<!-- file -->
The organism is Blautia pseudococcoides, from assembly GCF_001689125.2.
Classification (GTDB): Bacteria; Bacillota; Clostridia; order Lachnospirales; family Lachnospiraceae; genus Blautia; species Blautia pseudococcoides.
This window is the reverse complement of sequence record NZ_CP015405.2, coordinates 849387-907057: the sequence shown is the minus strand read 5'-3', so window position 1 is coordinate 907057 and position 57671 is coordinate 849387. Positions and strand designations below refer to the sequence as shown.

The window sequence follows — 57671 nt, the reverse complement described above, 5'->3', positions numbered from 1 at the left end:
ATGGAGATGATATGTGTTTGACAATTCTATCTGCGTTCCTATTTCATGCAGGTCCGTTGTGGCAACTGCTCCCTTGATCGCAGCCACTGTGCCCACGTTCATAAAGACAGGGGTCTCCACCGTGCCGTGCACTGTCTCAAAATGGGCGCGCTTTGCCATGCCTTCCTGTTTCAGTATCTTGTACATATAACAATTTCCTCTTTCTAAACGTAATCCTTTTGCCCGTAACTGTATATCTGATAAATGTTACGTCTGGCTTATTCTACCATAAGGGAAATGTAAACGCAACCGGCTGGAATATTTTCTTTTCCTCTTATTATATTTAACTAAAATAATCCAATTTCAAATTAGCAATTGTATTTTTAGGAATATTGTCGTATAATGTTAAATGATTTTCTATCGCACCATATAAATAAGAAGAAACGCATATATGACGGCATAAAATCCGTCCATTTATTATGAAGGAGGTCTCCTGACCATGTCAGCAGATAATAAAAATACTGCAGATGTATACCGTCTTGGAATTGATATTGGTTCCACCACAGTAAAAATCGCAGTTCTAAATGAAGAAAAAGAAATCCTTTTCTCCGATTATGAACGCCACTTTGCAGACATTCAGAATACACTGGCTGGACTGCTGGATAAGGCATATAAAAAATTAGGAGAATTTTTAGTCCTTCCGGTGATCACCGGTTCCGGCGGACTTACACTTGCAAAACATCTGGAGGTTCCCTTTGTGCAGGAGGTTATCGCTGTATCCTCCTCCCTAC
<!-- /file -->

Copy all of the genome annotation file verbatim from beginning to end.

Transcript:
The organism is Blautia pseudococcoides, from assembly GCF_001689125.2.
Classification (GTDB): Bacteria; Bacillota; Clostridia; order Lachnospirales; family Lachnospiraceae; genus Blautia; species Blautia pseudococcoides.
This window is the reverse complement of sequence record NZ_CP015405.2, coordinates 849387-907057: the sequence shown is the minus strand read 5'-3', so window position 1 is coordinate 907057 and position 57671 is coordinate 849387. Positions and strand designations below refer to the sequence as shown.

The window sequence follows — 57671 nt, the reverse complement described above, 5'->3', positions numbered from 1 at the left end:
ATGGAGATGATATGTGTTTGACAATTCTATCTGCGTTCCTATTTCATGCAGGTCCGTTGTGGCAACTGCTCCCTTGATCGCAGCCACTGTGCCCACGTTCATAAAGACAGGGGTCTCCACCGTGCCGTGCACTGTCTCAAAATGGGCGCGCTTTGCCATGCCTTCCTGTTTCAGTATCTTGTACATATAACAATTTCCTCTTTCTAAACGTAATCCTTTTGCCCGTAACTGTATATCTGATAAATGTTACGTCTGGCTTATTCTACCATAAGGGAAATGTAAACGCAACCGGCTGGAATATTTTCTTTTCCTCTTATTATATTTAACTAAAATAATCCAATTTCAAATTAGCAATTGTATTTTTAGGAATATTGTCGTATAATGTTAAATGATTTTCTATCGCACCATATAAATAAGAAGAAACGCATATATGACGGCATAAAATCCGTCCATTTATTATGAAGGAGGTCTCCTGACCATGTCAGCAGATAATAAAAATACTGCAGATGTATACCGTCTTGGAATTGATATTGGTTCCACCACAGTAAAAATCGCAGTTCTAAATGAAGAAAAAGAAATCCTTTTCTCCGATTATGAACGCCACTTTGCAGACATTCAGAATACACTGGCTGGACTGCTGGATAAGGCATATAAAAAATTAGGAGAATTTTTAGTCCTTCCGGTGATCACCGGTTCCGGCGGACTTACACTTGCAAAACATCTGGAGGTTCCCTTTGTGCAGGAGGTTATCGCTGTATCCTCCTCCCTAC